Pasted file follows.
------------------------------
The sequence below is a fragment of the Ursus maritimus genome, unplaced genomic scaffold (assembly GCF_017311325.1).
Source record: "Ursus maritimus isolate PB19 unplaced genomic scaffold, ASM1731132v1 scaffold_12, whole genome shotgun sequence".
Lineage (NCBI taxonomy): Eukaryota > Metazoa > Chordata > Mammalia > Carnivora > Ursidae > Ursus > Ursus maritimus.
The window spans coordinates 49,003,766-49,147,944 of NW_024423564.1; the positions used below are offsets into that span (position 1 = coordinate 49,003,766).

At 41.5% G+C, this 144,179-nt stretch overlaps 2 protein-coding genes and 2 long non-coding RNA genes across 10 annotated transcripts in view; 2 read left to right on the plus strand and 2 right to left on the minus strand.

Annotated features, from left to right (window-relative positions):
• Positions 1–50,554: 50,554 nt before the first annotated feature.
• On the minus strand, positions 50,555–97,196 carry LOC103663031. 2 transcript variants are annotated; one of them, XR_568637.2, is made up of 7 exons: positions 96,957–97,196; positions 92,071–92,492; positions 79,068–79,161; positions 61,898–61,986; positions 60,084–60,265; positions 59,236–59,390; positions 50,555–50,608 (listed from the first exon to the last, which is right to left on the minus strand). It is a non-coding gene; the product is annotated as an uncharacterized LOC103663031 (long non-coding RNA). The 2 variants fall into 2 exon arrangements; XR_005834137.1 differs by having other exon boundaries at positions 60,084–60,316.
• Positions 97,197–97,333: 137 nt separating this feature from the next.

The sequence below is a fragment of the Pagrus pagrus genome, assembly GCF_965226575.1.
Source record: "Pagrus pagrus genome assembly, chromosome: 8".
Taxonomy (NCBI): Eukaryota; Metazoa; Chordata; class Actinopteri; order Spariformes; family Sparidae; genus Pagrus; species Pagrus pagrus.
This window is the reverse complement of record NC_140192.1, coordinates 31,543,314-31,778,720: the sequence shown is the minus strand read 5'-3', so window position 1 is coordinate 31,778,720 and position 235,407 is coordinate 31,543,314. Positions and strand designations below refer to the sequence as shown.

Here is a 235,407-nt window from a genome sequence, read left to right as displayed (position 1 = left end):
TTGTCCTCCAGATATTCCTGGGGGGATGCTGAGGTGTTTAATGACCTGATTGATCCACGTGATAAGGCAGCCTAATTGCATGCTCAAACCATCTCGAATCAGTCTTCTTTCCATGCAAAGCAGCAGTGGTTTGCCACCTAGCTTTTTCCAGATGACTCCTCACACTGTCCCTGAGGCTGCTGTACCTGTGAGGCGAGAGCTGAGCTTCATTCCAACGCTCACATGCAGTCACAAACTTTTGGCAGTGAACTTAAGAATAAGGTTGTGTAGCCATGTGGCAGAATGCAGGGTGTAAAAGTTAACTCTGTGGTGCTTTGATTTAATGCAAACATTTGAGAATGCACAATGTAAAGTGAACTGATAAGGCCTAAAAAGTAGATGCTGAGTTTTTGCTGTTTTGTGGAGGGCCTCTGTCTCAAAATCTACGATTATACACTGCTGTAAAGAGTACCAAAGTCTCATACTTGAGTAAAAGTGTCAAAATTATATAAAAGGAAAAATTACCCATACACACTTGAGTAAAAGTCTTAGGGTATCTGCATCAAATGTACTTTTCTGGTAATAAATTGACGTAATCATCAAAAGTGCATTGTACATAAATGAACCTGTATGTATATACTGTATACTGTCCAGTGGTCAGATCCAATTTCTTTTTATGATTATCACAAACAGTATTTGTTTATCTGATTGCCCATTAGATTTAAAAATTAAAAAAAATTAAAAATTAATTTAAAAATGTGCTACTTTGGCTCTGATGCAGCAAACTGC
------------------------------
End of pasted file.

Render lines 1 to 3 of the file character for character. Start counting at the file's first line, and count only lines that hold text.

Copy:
The sequence below is a fragment of the Ursus maritimus genome, unplaced genomic scaffold (assembly GCF_017311325.1).
Source record: "Ursus maritimus isolate PB19 unplaced genomic scaffold, ASM1731132v1 scaffold_12, whole genome shotgun sequence".
Lineage (NCBI taxonomy): Eukaryota > Metazoa > Chordata > Mammalia > Carnivora > Ursidae > Ursus > Ursus maritimus.